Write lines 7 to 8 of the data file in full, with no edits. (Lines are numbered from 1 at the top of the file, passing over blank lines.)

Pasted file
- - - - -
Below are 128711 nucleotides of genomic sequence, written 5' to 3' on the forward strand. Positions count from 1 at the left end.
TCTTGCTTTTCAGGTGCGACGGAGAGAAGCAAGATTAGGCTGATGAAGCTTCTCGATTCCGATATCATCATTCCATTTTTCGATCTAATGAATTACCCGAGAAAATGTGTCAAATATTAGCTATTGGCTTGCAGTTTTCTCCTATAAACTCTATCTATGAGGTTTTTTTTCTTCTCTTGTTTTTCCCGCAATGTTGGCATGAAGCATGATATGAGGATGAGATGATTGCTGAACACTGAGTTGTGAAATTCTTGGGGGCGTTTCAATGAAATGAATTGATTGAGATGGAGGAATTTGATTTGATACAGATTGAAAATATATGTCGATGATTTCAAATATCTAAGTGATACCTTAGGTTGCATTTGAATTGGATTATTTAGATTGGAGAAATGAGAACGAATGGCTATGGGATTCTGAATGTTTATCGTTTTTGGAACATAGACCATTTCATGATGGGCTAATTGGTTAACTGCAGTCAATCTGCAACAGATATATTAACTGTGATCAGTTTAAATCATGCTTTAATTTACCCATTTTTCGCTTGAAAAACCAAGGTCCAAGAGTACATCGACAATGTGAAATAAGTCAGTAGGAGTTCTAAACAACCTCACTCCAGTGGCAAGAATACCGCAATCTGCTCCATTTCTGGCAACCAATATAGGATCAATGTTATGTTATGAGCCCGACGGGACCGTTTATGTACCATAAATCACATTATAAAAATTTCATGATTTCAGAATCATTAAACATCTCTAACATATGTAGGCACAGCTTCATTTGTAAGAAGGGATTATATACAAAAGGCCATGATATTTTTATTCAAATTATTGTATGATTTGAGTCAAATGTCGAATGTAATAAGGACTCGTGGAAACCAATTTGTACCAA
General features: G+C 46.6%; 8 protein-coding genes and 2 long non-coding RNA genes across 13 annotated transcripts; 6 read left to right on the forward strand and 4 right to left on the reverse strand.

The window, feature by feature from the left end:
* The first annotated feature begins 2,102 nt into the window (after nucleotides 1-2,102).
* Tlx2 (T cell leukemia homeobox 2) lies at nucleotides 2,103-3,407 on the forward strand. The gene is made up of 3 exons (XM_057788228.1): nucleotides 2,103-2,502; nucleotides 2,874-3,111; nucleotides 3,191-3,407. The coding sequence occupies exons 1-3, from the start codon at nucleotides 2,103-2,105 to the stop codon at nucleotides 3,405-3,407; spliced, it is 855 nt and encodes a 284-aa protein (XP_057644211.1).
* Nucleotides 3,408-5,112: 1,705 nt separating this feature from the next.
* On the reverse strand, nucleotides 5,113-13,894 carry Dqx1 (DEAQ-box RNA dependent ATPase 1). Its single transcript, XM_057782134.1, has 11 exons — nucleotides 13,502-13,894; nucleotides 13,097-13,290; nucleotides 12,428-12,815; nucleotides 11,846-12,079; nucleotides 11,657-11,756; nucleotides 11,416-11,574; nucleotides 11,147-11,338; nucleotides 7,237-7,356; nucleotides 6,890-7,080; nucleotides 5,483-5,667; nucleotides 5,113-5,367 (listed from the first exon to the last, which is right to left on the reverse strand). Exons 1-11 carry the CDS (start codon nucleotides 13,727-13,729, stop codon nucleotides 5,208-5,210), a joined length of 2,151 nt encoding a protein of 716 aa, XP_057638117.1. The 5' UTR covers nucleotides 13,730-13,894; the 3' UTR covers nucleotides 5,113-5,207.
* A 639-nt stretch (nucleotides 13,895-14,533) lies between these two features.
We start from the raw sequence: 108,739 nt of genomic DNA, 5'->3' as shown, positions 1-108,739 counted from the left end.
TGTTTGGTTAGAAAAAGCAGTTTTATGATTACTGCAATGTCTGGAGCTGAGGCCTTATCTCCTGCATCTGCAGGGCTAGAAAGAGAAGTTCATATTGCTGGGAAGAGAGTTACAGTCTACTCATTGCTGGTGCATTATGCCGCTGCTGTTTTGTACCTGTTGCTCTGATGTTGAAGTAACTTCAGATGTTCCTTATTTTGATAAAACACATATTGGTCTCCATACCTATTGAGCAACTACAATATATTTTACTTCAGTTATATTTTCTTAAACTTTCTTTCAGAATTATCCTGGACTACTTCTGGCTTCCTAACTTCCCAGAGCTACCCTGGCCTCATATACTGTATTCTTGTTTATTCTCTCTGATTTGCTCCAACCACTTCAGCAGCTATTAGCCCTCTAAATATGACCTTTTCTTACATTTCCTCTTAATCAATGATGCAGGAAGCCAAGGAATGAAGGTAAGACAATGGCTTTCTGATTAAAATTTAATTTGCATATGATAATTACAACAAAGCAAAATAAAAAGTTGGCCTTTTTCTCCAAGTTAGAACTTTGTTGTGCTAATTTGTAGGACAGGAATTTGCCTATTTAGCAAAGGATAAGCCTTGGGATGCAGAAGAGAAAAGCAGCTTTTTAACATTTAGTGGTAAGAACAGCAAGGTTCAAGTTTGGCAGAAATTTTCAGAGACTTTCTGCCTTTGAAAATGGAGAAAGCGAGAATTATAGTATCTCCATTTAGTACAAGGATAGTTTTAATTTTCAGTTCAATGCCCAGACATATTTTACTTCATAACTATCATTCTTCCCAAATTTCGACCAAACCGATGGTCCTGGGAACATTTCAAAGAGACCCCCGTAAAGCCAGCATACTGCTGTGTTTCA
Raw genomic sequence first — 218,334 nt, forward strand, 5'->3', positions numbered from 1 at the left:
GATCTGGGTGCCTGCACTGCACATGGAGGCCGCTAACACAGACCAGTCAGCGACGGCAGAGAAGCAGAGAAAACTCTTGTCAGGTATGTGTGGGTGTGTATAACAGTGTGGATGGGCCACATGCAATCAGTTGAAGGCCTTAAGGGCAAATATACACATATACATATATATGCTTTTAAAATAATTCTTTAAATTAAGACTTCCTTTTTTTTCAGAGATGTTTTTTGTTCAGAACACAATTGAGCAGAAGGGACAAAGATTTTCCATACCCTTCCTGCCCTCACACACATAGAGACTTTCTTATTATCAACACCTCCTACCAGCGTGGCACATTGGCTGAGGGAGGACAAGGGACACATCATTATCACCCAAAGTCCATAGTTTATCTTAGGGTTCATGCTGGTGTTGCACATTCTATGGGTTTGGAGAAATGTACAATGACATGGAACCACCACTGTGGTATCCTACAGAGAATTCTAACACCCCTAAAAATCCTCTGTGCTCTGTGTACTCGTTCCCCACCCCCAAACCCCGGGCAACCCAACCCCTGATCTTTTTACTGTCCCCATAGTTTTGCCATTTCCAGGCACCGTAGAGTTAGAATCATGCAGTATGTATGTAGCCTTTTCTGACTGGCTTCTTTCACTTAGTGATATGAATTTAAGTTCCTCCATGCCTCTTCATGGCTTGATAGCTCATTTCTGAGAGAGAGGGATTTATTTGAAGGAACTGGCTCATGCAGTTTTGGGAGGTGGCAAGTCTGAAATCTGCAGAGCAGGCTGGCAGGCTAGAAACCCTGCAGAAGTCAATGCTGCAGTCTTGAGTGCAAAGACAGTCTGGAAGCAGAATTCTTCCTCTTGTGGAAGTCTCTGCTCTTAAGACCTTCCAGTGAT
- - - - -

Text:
* Nucleotides 3,408-5,112: 1,705 nt separating this feature from the next.
* On the reverse strand, nucleotides 5,113-13,894 carry Dqx1 (DEAQ-box RNA dependent ATPase 1). Its single transcript, XM_057782134.1, has 11 exons — nucleotides 13,502-13,894; nucleotides 13,097-13,290; nucleotides 12,428-12,815; nucleotides 11,846-12,079; nucleotides 11,657-11,756; nucleotides 11,416-11,574; nucleotides 11,147-11,338; nucleotides 7,237-7,356; nucleotides 6,890-7,080; nucleotides 5,483-5,667; nucleotides 5,113-5,367 (listed from the first exon to the last, which is right to left on the reverse strand). Exons 1-11 carry the CDS (start codon nucleotides 13,727-13,729, stop codon nucleotides 5,208-5,210), a joined length of 2,151 nt encoding a protein of 716 aa, XP_057638117.1. The 5' UTR covers nucleotides 13,730-13,894; the 3' UTR covers nucleotides 5,113-5,207.